Russia’s withdrawal from the UN-backed deal to allow safe passage of Ukrainian grain exports is a double blow for the war against hunger.

There is, first, an immediate impact. Moscow’s decision pours uncertainty over the future of the initiative to allow shipments from three Ukrainian exports, just as they were making a meaningful contribution to the global grain market.

Since shipments resumed early in August, the total export tally under the scheme has reached nearly 9.5m tonnes, UN data how.

The 6.8m tonnes of corn and wheat shipped in September and October is equivalent to about 10% of world exports of the grains carried over a typical two-month period.

Without a Moscow safety pledge, this flow will slow to a trickle, if not stop altogether, unless some other guarantee can be arranged – which looks unlikely as it would, presumable, risk pitching Western against Russian navies.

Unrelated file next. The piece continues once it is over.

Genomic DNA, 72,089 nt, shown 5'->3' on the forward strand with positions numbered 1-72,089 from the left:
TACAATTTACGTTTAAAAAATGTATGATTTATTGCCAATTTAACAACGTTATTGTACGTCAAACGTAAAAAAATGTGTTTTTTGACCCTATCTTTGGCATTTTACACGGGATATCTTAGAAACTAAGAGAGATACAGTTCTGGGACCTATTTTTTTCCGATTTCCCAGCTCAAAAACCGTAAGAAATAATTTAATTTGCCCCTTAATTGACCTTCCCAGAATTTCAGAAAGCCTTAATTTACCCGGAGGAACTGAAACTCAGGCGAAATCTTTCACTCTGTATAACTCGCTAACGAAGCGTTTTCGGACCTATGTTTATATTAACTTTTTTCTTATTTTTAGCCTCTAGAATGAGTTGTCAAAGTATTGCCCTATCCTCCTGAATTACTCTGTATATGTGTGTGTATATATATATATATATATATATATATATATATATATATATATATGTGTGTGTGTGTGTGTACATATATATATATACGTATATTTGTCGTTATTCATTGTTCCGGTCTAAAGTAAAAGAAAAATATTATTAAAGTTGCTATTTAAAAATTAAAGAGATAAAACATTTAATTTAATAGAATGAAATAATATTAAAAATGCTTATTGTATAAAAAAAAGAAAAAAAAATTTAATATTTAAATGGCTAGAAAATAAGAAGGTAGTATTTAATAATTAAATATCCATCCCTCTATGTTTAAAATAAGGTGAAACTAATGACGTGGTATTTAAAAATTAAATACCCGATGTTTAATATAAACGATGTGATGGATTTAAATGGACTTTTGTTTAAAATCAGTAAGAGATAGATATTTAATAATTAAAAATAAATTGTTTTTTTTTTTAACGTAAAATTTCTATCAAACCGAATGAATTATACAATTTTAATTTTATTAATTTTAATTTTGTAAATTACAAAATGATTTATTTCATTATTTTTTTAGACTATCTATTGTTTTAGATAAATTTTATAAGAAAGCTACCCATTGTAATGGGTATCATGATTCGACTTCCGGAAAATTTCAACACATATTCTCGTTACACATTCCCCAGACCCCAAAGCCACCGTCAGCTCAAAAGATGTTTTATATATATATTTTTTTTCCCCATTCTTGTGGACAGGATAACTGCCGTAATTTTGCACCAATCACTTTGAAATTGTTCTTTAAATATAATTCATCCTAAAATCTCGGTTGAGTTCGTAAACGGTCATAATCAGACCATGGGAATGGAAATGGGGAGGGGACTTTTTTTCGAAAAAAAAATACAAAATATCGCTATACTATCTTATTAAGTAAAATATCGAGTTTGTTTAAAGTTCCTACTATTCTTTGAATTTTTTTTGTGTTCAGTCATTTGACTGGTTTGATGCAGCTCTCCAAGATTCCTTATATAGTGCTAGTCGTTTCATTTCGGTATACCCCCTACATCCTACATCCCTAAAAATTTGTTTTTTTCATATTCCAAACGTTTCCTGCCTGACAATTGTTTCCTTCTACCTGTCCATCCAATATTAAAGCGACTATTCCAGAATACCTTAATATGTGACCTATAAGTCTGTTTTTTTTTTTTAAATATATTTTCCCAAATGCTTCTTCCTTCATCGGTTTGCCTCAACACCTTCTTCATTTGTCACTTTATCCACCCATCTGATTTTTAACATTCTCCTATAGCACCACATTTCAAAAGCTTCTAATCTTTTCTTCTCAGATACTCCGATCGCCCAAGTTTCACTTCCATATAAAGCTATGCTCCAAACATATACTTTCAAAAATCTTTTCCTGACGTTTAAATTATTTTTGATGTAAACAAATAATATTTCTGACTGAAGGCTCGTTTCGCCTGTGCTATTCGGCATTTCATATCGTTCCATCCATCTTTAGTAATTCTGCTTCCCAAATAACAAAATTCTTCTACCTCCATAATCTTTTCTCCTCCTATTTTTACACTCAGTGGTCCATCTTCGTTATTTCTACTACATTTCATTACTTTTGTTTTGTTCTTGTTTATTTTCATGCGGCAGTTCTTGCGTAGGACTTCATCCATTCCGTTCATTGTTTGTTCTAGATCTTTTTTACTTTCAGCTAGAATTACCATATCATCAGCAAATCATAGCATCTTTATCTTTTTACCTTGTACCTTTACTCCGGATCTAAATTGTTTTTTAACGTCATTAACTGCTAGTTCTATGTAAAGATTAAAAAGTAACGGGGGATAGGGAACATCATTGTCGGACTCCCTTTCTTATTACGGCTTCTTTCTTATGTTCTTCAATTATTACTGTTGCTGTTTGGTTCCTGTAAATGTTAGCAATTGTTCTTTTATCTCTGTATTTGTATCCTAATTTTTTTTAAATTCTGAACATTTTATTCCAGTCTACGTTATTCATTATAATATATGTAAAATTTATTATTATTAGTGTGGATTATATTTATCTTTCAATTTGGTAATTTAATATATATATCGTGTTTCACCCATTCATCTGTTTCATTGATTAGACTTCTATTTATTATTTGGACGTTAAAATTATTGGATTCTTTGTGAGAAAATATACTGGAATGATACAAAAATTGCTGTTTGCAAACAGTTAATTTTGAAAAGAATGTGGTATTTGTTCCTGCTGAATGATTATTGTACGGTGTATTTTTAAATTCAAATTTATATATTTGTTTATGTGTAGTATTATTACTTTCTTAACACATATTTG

Tactical move?

Of course, this issue could be resolved at a stroke if Russia changes its mind.

There is a possibility that this weekend’s withdrawal is some kind of bargaining ploy.

Many commentators, including GrainPriceNews, had expected Moscow to start playing wild cards, with the Ukraine grain export deal anyway due for renewal, and hence renegotiation, in less than three weeks’ time.

By pulling out, Moscow may be attempting to gain negotiating leverage, to ensure a revised deal is agreed on more favourable terms – such as a stipulation against Ukrainian corn heading for the European Union, which requires near-record imports of the grain in 2022-23.

Reputational damage

However, even if Russia does reverse its withdrawal, it will have done, further, damage to its reputation as a reliable grain exporter.

That matters when the country is the world’s top wheat shipper, with a reputation for competitive prices too.

Expect importers to limit further their exposure to such an unreliable, of well-supplied, country. Look for them instead to pay up for shipments from more predictable origins, such as Australia, Canada, the EU and US.

That means extra premium in prices, which may be welcomed by Western farmers, but is hardly a help to the 9.8% of the world’s population estimated by the United Nations FAO to be affected by hunger.